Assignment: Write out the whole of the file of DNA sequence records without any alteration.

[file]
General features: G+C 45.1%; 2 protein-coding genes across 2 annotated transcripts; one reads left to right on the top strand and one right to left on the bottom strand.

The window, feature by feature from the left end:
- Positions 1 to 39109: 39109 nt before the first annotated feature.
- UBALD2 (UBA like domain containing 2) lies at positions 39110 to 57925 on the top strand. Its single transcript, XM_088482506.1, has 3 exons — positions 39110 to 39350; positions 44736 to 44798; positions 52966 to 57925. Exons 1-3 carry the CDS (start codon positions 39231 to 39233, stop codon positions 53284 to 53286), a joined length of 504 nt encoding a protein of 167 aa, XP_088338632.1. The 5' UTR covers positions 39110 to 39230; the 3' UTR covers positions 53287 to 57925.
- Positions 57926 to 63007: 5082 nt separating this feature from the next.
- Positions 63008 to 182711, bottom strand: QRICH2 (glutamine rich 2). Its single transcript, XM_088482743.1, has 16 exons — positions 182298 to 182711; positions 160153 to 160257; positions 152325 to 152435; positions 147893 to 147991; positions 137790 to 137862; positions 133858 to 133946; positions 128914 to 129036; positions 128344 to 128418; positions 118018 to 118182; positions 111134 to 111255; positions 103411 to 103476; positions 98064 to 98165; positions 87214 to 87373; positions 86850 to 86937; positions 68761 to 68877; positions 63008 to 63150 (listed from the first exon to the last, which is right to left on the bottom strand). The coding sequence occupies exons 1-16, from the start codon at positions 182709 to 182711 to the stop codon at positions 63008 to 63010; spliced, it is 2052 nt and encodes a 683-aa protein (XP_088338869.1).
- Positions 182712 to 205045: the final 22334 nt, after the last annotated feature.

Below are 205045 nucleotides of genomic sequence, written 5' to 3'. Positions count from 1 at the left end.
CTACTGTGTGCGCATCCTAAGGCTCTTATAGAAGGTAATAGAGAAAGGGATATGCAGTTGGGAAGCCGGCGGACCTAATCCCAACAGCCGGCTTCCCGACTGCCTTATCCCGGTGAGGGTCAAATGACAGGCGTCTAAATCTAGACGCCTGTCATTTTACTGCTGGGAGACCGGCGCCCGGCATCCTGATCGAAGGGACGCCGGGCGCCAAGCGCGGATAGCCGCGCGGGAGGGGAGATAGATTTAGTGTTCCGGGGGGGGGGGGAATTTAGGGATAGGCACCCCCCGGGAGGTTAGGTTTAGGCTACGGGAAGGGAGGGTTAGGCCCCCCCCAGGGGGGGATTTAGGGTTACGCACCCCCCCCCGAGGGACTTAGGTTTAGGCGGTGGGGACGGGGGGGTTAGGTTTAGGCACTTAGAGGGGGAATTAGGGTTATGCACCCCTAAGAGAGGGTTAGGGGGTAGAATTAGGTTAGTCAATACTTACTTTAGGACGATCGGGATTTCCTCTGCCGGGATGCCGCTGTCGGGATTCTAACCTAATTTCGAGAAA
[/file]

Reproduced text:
General features: G+C 45.1%; 2 protein-coding genes across 2 annotated transcripts; one reads left to right on the top strand and one right to left on the bottom strand.

The window, feature by feature from the left end:
- Positions 1 to 39109: 39109 nt before the first annotated feature.
- UBALD2 (UBA like domain containing 2) lies at positions 39110 to 57925 on the top strand. Its single transcript, XM_088482506.1, has 3 exons — positions 39110 to 39350; positions 44736 to 44798; positions 52966 to 57925. Exons 1-3 carry the CDS (start codon positions 39231 to 39233, stop codon positions 53284 to 53286), a joined length of 504 nt encoding a protein of 167 aa, XP_088338632.1. The 5' UTR covers positions 39110 to 39230; the 3' UTR covers positions 53287 to 57925.
- Positions 57926 to 63007: 5082 nt separating this feature from the next.
- Positions 63008 to 182711, bottom strand: QRICH2 (glutamine rich 2). Its single transcript, XM_088482743.1, has 16 exons — positions 182298 to 182711; positions 160153 to 160257; positions 152325 to 152435; positions 147893 to 147991; positions 137790 to 137862; positions 133858 to 133946; positions 128914 to 129036; positions 128344 to 128418; positions 118018 to 118182; positions 111134 to 111255; positions 103411 to 103476; positions 98064 to 98165; positions 87214 to 87373; positions 86850 to 86937; positions 68761 to 68877; positions 63008 to 63150 (listed from the first exon to the last, which is right to left on the bottom strand). The coding sequence occupies exons 1-16, from the start codon at positions 182709 to 182711 to the stop codon at positions 63008 to 63010; spliced, it is 2052 nt and encodes a 683-aa protein (XP_088338869.1).
- Positions 182712 to 205045: the final 22334 nt, after the last annotated feature.

Below are 205045 nucleotides of genomic sequence, written 5' to 3'. Positions count from 1 at the left end.
CTACTGTGTGCGCATCCTAAGGCTCTTATAGAAGGTAATAGAGAAAGGGATATGCAGTTGGGAAGCCGGCGGACCTAATCCCAACAGCCGGCTTCCCGACTGCCTTATCCCGGTGAGGGTCAAATGACAGGCGTCTAAATCTAGACGCCTGTCATTTTACTGCTGGGAGACCGGCGCCCGGCATCCTGATCGAAGGGACGCCGGGCGCCAAGCGCGGATAGCCGCGCGGGAGGGGAGATAGATTTAGTGTTCCGGGGGGGGGGGGAATTTAGGGATAGGCACCCCCCGGGAGGTTAGGTTTAGGCTACGGGAAGGGAGGGTTAGGCCCCCCCCAGGGGGGGATTTAGGGTTACGCACCCCCCCCCGAGGGACTTAGGTTTAGGCGGTGGGGACGGGGGGGTTAGGTTTAGGCACTTAGAGGGGGAATTAGGGTTATGCACCCCTAAGAGAGGGTTAGGGGGTAGAATTAGGTTAGTCAATACTTACTTTAGGACGATCGGGATTTCCTCTGCCGGGATGCCGCTGTCGGGATTCTAACCTAATTTCGAGAAA